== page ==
Singapore, Jun 4 (IANS): South Korea and Japan agreed on Sunday to craft measures to prevent the recurrence of a yearslong military dispute, involving their maritime operations, Seoul's defence chief said, in the latest effort to improve bilateral relations.
After his talks with his Japanese counterpart, Yasukazu Hamada, in Singapore, Defence Minister Lee Jong-sup said the two sides will hold working-level talks to address the issue -- still a lingering irritant in bilateral defence cooperation, Yonhap news agency reported.
The dispute flared up in December 2018, when a Japanese maritime patrol aircraft made an unusually low-altitude flyby over a South Korean warship. Seoul has decried the plane's approach as a "menacing" flight, while Tokyo has accused the South Korean vessel of having locked its fire-control radar on the plane.
"Regarding the issue, (we) agreed to resolve it by starting working-level talks and placing a focus on coming up with measures to prevent its recurrence," Lee said.
The two countries' positions on the issue remain unchanged, but they agreed to focus on formulating measures to prevent such an incident from happening again, a senior Seoul official told reporters, requesting anonymity.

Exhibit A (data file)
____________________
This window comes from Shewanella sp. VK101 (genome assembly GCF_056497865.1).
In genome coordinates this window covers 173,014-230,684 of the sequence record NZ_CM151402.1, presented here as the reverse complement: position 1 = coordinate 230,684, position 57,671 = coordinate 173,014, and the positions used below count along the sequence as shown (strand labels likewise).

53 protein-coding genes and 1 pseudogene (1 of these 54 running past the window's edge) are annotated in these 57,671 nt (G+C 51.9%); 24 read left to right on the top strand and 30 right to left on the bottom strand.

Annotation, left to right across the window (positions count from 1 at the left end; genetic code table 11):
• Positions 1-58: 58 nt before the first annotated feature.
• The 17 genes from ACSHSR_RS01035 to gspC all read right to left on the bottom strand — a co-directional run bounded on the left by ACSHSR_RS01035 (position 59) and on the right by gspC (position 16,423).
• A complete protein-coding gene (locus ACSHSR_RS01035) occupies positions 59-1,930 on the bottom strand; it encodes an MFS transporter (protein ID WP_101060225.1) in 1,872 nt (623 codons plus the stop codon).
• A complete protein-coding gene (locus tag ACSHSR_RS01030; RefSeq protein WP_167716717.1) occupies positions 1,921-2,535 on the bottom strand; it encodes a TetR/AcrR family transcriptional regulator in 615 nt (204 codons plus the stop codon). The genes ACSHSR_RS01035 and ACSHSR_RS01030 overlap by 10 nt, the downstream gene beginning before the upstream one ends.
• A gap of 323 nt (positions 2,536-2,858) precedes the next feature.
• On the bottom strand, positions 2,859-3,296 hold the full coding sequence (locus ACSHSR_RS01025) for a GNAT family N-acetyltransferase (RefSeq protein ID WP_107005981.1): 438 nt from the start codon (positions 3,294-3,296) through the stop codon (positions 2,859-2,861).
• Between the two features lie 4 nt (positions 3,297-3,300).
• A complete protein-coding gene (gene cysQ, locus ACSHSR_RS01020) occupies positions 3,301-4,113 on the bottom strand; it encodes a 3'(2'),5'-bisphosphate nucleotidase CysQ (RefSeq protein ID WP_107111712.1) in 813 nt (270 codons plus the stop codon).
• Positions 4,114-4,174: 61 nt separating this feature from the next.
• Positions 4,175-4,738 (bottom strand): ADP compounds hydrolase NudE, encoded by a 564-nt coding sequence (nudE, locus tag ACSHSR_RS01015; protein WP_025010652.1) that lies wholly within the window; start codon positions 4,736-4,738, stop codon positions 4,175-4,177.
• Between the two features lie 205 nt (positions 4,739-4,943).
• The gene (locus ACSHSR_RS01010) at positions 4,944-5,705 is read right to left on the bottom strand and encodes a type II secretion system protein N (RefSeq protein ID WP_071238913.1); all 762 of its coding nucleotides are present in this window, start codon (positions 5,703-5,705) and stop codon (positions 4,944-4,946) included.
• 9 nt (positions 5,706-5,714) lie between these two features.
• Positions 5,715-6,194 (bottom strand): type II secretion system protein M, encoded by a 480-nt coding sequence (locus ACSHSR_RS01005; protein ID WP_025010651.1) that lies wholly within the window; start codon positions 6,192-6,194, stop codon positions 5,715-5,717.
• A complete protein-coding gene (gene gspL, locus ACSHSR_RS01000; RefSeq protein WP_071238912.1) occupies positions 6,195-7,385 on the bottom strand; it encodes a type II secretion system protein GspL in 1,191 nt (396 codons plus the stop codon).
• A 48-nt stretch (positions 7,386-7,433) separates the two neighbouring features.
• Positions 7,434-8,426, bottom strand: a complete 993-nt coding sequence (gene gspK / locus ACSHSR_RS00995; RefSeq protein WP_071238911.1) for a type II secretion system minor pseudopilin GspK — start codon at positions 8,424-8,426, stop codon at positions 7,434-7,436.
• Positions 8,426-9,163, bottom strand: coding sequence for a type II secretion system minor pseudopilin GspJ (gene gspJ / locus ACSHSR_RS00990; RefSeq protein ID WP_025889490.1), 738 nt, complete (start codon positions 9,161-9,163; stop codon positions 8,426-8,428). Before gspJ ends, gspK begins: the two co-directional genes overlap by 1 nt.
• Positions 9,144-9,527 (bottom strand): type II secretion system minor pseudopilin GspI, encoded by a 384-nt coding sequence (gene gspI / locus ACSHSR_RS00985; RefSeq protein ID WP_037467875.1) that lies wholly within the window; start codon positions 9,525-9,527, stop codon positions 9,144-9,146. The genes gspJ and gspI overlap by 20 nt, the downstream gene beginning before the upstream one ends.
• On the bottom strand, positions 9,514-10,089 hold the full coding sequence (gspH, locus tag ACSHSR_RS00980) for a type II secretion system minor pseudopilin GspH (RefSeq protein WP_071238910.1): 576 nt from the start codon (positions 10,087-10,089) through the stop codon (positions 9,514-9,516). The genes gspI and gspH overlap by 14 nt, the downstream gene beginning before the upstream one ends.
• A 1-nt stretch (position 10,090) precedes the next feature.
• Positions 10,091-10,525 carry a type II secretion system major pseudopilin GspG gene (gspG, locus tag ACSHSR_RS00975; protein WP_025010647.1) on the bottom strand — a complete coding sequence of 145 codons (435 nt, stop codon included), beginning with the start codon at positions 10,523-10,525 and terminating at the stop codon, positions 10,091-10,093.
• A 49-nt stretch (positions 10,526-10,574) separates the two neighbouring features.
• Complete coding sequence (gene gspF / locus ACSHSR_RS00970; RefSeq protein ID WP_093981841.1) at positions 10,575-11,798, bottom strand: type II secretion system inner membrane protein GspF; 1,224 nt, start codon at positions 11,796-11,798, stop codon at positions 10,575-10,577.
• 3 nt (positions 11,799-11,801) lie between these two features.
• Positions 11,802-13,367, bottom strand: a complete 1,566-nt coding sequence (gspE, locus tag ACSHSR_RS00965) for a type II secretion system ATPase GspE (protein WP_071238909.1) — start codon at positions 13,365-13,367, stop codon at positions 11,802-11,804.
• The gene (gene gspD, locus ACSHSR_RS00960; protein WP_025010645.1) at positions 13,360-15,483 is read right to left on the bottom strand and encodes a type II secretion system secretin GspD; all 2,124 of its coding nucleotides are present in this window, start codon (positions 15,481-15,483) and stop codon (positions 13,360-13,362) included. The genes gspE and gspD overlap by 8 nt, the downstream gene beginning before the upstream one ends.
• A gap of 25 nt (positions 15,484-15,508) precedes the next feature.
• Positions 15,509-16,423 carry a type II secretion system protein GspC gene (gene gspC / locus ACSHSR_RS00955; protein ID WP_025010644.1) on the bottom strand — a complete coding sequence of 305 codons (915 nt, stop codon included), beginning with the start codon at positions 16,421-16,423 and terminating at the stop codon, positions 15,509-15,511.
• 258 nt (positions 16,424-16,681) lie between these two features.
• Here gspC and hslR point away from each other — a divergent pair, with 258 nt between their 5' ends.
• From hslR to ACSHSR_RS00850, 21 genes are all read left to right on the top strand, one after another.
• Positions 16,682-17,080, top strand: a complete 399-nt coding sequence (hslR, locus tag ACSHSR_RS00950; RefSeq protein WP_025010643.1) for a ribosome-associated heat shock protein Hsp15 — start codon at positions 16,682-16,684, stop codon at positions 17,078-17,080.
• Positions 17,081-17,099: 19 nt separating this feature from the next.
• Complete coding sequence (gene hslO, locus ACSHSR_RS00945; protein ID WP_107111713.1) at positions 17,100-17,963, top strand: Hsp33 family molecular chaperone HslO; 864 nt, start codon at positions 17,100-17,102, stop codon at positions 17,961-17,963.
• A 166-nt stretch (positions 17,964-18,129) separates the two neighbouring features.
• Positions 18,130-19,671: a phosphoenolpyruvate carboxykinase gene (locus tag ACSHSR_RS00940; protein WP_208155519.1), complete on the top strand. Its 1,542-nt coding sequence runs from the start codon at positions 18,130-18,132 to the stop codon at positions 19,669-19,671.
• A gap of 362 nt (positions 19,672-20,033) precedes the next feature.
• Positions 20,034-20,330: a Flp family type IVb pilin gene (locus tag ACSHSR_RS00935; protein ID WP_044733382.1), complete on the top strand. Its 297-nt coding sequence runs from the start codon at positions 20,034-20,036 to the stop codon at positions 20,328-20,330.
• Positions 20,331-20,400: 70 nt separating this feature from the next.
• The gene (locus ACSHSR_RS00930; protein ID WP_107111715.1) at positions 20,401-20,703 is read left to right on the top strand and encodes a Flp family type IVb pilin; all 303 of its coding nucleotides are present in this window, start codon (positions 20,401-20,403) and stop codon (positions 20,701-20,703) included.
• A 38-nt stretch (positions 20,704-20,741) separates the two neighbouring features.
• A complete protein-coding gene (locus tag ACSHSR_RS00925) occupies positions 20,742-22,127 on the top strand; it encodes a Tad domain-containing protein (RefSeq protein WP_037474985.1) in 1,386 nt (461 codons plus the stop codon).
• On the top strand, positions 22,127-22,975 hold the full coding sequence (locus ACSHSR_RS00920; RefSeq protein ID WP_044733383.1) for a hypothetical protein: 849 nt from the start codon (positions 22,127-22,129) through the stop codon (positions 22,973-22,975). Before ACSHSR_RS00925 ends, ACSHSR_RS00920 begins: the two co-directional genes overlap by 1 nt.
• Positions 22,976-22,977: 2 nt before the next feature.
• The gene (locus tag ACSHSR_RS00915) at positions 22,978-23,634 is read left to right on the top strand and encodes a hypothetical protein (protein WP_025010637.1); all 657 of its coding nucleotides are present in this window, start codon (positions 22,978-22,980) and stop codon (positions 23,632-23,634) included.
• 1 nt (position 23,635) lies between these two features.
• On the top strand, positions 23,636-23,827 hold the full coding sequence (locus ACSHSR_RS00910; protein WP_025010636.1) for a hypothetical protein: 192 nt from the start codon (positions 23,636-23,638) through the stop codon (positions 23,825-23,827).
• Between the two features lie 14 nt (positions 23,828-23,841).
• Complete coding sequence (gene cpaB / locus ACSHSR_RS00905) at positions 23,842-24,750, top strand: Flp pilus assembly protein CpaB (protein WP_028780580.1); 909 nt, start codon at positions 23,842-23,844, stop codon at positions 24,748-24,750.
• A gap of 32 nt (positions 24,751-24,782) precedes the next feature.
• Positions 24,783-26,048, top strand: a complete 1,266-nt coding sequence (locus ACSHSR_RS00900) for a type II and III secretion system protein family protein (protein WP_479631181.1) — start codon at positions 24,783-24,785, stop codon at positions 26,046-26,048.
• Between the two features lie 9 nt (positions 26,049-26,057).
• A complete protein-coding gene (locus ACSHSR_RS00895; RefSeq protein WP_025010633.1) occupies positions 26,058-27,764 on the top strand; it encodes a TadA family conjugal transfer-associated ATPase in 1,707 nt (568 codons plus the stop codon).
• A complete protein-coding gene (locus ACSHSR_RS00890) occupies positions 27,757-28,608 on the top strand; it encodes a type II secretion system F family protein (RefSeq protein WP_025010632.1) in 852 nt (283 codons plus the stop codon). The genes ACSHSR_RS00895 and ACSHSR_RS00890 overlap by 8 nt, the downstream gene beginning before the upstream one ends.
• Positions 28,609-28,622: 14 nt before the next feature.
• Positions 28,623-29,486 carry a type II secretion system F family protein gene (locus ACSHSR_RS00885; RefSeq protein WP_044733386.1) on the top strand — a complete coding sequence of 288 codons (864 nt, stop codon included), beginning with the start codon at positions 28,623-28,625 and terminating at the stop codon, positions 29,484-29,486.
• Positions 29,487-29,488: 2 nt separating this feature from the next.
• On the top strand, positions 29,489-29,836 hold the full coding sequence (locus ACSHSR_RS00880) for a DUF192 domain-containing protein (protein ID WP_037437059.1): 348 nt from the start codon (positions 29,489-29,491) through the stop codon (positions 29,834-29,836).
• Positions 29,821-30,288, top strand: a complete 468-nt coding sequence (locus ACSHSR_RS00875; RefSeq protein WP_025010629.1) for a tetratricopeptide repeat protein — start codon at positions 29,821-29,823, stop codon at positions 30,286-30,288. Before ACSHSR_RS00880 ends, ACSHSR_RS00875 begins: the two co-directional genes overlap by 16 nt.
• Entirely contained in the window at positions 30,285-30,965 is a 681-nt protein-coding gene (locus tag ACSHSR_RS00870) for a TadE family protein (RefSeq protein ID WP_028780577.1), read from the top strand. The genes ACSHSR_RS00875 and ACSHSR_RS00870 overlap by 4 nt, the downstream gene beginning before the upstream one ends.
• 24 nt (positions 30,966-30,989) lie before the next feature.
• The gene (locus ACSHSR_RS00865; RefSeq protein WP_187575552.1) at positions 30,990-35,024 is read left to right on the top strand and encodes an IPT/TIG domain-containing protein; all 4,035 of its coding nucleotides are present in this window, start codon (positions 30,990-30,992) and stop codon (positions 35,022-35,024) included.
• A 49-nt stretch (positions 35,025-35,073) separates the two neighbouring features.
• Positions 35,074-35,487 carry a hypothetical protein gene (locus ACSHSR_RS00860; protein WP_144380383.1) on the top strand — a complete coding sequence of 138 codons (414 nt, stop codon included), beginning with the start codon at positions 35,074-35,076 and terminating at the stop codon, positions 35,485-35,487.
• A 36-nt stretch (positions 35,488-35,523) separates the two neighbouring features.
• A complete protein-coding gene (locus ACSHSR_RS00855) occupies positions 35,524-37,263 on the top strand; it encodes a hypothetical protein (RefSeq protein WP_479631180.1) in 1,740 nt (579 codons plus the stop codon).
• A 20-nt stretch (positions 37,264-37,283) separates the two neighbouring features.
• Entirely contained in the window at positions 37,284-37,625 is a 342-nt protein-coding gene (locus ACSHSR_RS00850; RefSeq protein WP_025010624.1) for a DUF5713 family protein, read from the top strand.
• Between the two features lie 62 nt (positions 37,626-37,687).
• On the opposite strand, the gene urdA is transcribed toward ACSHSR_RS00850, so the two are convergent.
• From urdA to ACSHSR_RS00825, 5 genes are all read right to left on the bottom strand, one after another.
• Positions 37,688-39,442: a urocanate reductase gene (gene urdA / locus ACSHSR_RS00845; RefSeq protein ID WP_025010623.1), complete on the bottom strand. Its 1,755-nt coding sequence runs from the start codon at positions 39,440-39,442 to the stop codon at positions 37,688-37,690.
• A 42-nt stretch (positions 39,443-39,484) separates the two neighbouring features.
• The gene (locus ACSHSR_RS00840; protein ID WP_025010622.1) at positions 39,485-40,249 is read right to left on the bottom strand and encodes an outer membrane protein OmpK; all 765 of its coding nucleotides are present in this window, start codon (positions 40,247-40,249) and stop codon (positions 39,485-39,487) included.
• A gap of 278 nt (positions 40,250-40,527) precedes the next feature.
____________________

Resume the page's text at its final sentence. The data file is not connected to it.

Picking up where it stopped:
The first defence ministerial talks between the countries since November 2019 came amid recent efforts to mend bilateral ties strained over long-running historical spats stemming from Japan's 1910-45 colonial rule of Korea.
Their relations have recently taken a turn for the better after Seoul's decision in March to compensate Korean victims of Japanese wartime forced labour on its own without asking for contributions from Japanese firms.
During the talks, the two ministers agreed on the importance of further advancing security cooperation between their countries, as well as trilaterally with their shared ally, the US, to deter and respond to North Korea's nuclear and missile threats, according to Seoul's Defence Ministry.
On Saturday, Lee and Hamada held trilateral talks with their US counterpart, Lloyd Austin, on a range of issues, including trilateral cooperation against the security challenge that the North poses.
Lee and Hamada also "strongly condemned" Pyongyang's launch of a "long-range ballistic missile under the guise of a so-called satellite" last week as a "grave" violation of UN Security Council resolutions banning any launch using ballistic missile technology, the ministry said.
The North carried out the failed yet defiant launch of a purported space rocket Wednesday.
Lee and Hamada also agreed that the two countries' defence authorities will continue close communication to enhance security cooperation, citing their leaders' agreement to develop bilateral ties to another level, the ministry added.
South Korean President Yoon Suk Yeol visited Tokyo in March for a summit with Japanese Prime Minister Fumio Kishida, and Kishida visited Seoul last month, resuming so-called shuttle diplomacy between the two countries' leaders after 12 years.